Dr Brian Balmer interview: Putting the GPC on the front foot

The GPC's newest negotiator, Dr Brian Balmer, talks to David Millett.

Dr Balmer: 'I'd like people to start noticing the GPC is doing things a bit differently. I'd quite like to surprise a few people.' (Photo: Nathan Clarke)

'I've been in the GPC for about nine or 10 years, and I've often been rather critical about the way we do things,' says Dr Brian Balmer.

The GPC's newest negotiator says the GPC is 'too reactive - always waiting for someone else to make the first move'.

'I'd like people to start noticing the GPC is doing things a bit differently. I'd quite like to surprise a few people.'

These frank words suggest that beneath the relaxed, affable exterior, Dr Balmer is determined to shake things up at GPC headquarters.

Despite the gloom around general practice, he seems in high spirits.

The night before our interview, his youngest daughter's boyfriend asked for her hand in marriage.

'I'm very happy - my two lovely daughters each have a lovely fella. Not many dads can say that. One got married this year, and it looks like I'll get shot of the other next year,' he says.

It is perhaps unsurprising that his prospective son-in-law sought permission first - Dr Balmer is a man used to being in control.

He has been Essex LMC chief executive for more than 15 years, a position he has retained since taking over as a negotiator from GPC stalwart Dr Peter Holden in July.

GP sessions

Dr Balmer still finds time to work sessions as a GP on top of these roles. With an easy laugh, he says he has been a GP for 'far too long', later confiding he completed his training in 1986. 'Somebody will be able to work out I'm really old from that answer.'

As a negotiator, he will take the lead on practice finance - including premises, PMS contracts and dispensing - and GP networks, the latter being a topic the GPC will start to push a lot more, he says.

'GP networks are very much flavour of the month. The big thing I'd like to do in that is put the GPC much more in the position where we're seen to be one of the leading organisations driving it forwards and helping GPs get together in forms that suit them and at a time that suits them.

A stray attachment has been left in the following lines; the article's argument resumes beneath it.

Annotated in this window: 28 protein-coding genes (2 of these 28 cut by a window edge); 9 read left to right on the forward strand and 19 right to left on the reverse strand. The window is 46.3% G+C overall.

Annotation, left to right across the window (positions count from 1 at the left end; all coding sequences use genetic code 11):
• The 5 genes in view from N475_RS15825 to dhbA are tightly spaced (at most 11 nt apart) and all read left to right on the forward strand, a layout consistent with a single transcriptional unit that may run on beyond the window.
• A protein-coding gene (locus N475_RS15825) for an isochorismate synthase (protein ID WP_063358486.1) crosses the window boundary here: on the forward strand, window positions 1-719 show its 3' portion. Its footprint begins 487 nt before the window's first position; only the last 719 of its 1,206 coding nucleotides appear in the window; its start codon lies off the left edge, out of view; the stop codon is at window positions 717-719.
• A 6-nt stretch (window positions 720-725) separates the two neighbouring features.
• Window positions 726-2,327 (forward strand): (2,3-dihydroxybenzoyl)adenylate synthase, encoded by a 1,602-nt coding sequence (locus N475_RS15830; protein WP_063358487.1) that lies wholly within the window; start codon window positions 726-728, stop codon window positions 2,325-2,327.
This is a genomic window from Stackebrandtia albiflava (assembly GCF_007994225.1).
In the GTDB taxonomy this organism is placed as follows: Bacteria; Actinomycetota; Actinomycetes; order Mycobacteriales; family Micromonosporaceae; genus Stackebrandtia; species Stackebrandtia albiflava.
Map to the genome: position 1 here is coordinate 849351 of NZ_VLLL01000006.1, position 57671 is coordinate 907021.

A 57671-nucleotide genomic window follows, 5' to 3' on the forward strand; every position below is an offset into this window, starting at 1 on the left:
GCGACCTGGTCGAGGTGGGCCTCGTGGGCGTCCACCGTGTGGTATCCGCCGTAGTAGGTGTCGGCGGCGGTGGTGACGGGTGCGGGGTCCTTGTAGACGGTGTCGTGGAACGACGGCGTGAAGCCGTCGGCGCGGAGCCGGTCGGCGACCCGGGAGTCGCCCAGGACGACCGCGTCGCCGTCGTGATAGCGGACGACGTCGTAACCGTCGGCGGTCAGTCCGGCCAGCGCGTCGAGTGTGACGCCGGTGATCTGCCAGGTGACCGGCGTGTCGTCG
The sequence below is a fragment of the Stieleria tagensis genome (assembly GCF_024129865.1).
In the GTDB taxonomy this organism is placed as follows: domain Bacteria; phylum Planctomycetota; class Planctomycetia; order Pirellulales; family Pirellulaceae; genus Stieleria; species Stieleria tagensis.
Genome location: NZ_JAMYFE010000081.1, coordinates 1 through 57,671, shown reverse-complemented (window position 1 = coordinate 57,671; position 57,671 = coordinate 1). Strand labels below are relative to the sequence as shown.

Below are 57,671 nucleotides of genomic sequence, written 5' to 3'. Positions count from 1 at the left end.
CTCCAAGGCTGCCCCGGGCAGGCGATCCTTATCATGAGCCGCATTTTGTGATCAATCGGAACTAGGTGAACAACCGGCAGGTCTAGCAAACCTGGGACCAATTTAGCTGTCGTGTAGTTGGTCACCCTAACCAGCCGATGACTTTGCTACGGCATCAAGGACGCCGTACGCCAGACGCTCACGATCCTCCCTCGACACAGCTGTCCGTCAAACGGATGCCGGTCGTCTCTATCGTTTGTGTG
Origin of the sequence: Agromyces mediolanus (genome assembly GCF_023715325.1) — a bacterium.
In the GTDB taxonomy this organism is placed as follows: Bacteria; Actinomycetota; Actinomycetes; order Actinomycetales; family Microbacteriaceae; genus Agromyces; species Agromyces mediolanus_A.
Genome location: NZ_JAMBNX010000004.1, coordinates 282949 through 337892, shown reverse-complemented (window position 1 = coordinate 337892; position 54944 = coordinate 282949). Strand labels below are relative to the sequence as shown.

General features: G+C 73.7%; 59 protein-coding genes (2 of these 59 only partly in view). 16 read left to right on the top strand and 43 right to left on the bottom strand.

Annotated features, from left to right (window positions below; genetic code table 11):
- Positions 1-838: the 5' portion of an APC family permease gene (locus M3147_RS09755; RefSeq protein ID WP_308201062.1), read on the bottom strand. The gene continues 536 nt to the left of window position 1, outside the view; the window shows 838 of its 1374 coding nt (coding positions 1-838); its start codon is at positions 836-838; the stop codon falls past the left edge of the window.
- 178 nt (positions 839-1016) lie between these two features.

'I'm convinced we need a different sort of structure in primary care in future, and it is very hard to see a future without GPs in networks and federations.'

Asked whether he thinks general practice is in crisis, as fellow senior GPs often say, he responds: 'Crisis? I don't like the word. Every time someone says "crisis", it gets worse. But I think it's not in good shape. I've never seen a headline saying morale is so high, but it's difficult to imagine it getting much lower.

'We've had a couple of very bad years, but I think we're close to a turnaround. Otherwise, I definitely would not have taken on this job.'

He names workforce problems as one of the biggest threats facing general practice. 'We have a workforce problem and part of it is I don't think we've changed jobs as quickly as the workforce has changed. I think at times we are much too inflexible.

'There's a new workforce which is quite different from, for example, my generation. They function differently, their attitude towards the NHS is different and they're far more part-time than us - that's the big one. We've been a bit slow to adapt to that.

'The biggest danger of all is the workload on individual practitioners. It's got to a point where experienced GPs are saying: "I'm leaving because I can't do my job any more," and that's a terrible situation.'

Defining GPs' work

These problems have become entrenched in general practice. What can the GPC do to make things better? 'We need to be serious about defining what people should not be doing unless they're funded, and I think we should be prepared to take some flak about it if necessary.

'We need to work on our own constituents to start limiting what people are taking on, and we need to start packaging some of the extra work and say this will only be done if it's funded.

'If they want to move more care into the community, they have to stop this barrage of extra responsibilities that keep falling on the GP.'

Co-commissioning, he believes, is another major threat. 'I don't see the logic in a lot of what NHS England is talking about. It has realised you cannot do everything the same because England is extremely varied.

'But if you don't have some national stability, it's a recipe for chaos.'

Co-commissioning could cause CCGs to unravel, he warns, and cast their integrity into question.

'We seem to have CCGs who have said, we'd quite like to hold contracts but we don't want to do anything nasty like performance management. That's nonsense. Either you're going to manage a contract or you're not.

'A CCG cannot remain clinically led if it holds the contracts of those clinicians and their colleagues. I think CCGs were quite a good idea, and co-commissioning might send them backwards.'

Can the profession stand up to the challenge and make it through the rough patch? Dr Balmer has no doubts.

'I think the greatest hope is GPs' talent and enthusiasm - give them a bit of encouragement and the right opportunities, and GPs are capable of doing far more than anybody else realises.

'I think the world and the NHS has become more complicated, but individual GPs and GPs working together can achieve a huge amount.

'Otherwise I wouldn't bother coming in. I'd buy that boat and get a nice tan and go fishing for my lunch.'

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